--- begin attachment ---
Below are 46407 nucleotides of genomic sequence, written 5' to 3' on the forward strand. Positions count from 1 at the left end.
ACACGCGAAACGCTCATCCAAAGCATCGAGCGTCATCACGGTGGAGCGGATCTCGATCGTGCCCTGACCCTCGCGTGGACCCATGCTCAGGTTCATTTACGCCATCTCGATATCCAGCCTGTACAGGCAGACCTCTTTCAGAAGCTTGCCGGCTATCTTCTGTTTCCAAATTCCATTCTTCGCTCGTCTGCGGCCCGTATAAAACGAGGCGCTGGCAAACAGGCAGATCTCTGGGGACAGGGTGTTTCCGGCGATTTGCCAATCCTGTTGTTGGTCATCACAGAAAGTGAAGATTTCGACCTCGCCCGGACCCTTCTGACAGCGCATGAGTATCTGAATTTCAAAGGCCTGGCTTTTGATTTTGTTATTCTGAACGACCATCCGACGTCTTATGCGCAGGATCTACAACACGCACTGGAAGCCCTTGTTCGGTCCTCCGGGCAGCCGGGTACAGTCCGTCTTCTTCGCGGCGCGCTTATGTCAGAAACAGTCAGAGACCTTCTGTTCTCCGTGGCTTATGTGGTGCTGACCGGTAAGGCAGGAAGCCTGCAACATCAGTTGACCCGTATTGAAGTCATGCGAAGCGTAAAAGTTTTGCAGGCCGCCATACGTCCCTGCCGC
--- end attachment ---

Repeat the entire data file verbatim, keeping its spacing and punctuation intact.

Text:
Below are 46407 nucleotides of genomic sequence, written 5' to 3' on the forward strand. Positions count from 1 at the left end.
ACACGCGAAACGCTCATCCAAAGCATCGAGCGTCATCACGGTGGAGCGGATCTCGATCGTGCCCTGACCCTCGCGTGGACCCATGCTCAGGTTCATTTACGCCATCTCGATATCCAGCCTGTACAGGCAGACCTCTTTCAGAAGCTTGCCGGCTATCTTCTGTTTCCAAATTCCATTCTTCGCTCGTCTGCGGCCCGTATAAAACGAGGCGCTGGCAAACAGGCAGATCTCTGGGGACAGGGTGTTTCCGGCGATTTGCCAATCCTGTTGTTGGTCATCACAGAAAGTGAAGATTTCGACCTCGCCCGGACCCTTCTGACAGCGCATGAGTATCTGAATTTCAAAGGCCTGGCTTTTGATTTTGTTATTCTGAACGACCATCCGACGTCTTATGCGCAGGATCTACAACACGCACTGGAAGCCCTTGTTCGGTCCTCCGGGCAGCCGGGTACAGTCCGTCTTCTTCGCGGCGCGCTTATGTCAGAAACAGTCAGAGACCTTCTGTTCTCCGTGGCTTATGTGGTGCTGACCGGTAAGGCAGGAAGCCTGCAACATCAGTTGACCCGTATTGAAGTCATGCGAAGCGTAAAAGTTTTGCAGGCCGCCATACGTCCCTGCCGC